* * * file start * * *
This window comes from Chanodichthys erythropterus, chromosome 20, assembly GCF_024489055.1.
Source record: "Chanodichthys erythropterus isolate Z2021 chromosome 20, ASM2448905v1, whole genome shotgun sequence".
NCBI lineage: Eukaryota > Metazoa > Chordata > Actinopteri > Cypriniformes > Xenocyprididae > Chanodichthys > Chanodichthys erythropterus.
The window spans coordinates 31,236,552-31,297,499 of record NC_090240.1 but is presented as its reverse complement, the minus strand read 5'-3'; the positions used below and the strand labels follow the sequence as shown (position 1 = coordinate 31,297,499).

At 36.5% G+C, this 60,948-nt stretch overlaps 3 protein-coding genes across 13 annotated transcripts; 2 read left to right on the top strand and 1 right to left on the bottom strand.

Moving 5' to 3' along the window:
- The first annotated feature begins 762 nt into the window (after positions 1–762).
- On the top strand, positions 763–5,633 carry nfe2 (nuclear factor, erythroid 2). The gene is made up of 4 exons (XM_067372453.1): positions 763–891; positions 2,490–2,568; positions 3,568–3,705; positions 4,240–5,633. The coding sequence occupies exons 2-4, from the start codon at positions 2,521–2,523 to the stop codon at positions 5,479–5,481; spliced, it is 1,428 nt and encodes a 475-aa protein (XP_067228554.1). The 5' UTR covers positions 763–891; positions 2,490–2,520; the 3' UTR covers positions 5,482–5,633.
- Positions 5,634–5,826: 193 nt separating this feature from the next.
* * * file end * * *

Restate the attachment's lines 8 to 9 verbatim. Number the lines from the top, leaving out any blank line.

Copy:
- On the top strand, positions 763–5,633 carry nfe2 (nuclear factor, erythroid 2). The gene is made up of 4 exons (XM_067372453.1): positions 763–891; positions 2,490–2,568; positions 3,568–3,705; positions 4,240–5,633. The coding sequence occupies exons 2-4, from the start codon at positions 2,521–2,523 to the stop codon at positions 5,479–5,481; spliced, it is 1,428 nt and encodes a 475-aa protein (XP_067228554.1). The 5' UTR covers positions 763–891; positions 2,490–2,520; the 3' UTR covers positions 5,482–5,633.
- Positions 5,634–5,826: 193 nt separating this feature from the next.